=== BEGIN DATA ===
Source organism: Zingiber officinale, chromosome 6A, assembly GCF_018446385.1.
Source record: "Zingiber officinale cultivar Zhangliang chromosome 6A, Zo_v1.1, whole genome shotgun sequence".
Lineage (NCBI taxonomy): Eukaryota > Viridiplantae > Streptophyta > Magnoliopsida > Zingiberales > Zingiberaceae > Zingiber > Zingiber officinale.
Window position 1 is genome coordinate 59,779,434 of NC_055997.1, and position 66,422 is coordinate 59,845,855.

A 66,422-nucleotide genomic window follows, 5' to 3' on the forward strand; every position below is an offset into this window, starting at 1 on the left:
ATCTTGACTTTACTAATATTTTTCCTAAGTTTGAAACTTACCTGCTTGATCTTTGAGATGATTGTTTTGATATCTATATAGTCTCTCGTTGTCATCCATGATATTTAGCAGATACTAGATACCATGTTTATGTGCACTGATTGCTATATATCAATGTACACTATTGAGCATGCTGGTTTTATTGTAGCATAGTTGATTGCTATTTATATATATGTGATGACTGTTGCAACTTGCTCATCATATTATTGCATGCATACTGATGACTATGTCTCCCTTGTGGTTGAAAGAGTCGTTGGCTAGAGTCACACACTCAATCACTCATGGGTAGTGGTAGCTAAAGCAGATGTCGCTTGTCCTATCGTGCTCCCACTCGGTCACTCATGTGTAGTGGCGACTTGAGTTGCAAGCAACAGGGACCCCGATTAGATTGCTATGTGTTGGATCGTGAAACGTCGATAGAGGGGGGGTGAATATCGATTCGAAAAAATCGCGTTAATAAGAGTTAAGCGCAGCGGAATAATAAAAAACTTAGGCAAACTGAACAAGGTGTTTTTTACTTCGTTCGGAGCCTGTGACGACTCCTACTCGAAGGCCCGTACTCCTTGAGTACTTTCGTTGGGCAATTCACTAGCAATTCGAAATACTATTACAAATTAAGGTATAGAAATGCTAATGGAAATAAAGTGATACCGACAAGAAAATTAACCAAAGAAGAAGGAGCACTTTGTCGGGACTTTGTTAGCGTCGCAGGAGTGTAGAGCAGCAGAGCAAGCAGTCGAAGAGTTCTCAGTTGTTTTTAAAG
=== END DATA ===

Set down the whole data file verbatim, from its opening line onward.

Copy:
Source organism: Zingiber officinale, chromosome 6A, assembly GCF_018446385.1.
Source record: "Zingiber officinale cultivar Zhangliang chromosome 6A, Zo_v1.1, whole genome shotgun sequence".
Lineage (NCBI taxonomy): Eukaryota > Viridiplantae > Streptophyta > Magnoliopsida > Zingiberales > Zingiberaceae > Zingiber > Zingiber officinale.
Window position 1 is genome coordinate 59,779,434 of NC_055997.1, and position 66,422 is coordinate 59,845,855.

A 66,422-nucleotide genomic window follows, 5' to 3' on the forward strand; every position below is an offset into this window, starting at 1 on the left:
ATCTTGACTTTACTAATATTTTTCCTAAGTTTGAAACTTACCTGCTTGATCTTTGAGATGATTGTTTTGATATCTATATAGTCTCTCGTTGTCATCCATGATATTTAGCAGATACTAGATACCATGTTTATGTGCACTGATTGCTATATATCAATGTACACTATTGAGCATGCTGGTTTTATTGTAGCATAGTTGATTGCTATTTATATATATGTGATGACTGTTGCAACTTGCTCATCATATTATTGCATGCATACTGATGACTATGTCTCCCTTGTGGTTGAAAGAGTCGTTGGCTAGAGTCACACACTCAATCACTCATGGGTAGTGGTAGCTAAAGCAGATGTCGCTTGTCCTATCGTGCTCCCACTCGGTCACTCATGTGTAGTGGCGACTTGAGTTGCAAGCAACAGGGACCCCGATTAGATTGCTATGTGTTGGATCGTGAAACGTCGATAGAGGGGGGGTGAATATCGATTCGAAAAAATCGCGTTAATAAGAGTTAAGCGCAGCGGAATAATAAAAAACTTAGGCAAACTGAACAAGGTGTTTTTTACTTCGTTCGGAGCCTGTGACGACTCCTACTCGAAGGCCCGTACTCCTTGAGTACTTTCGTTGGGCAATTCACTAGCAATTCGAAATACTATTACAAATTAAGGTATAGAAATGCTAATGGAAATAAAGTGATACCGACAAGAAAATTAACCAAAGAAGAAGGAGCACTTTGTCGGGACTTTGTTAGCGTCGCAGGAGTGTAGAGCAGCAGAGCAAGCAGTCGAAGAGTTCTCAGTTGTTTTTAAAG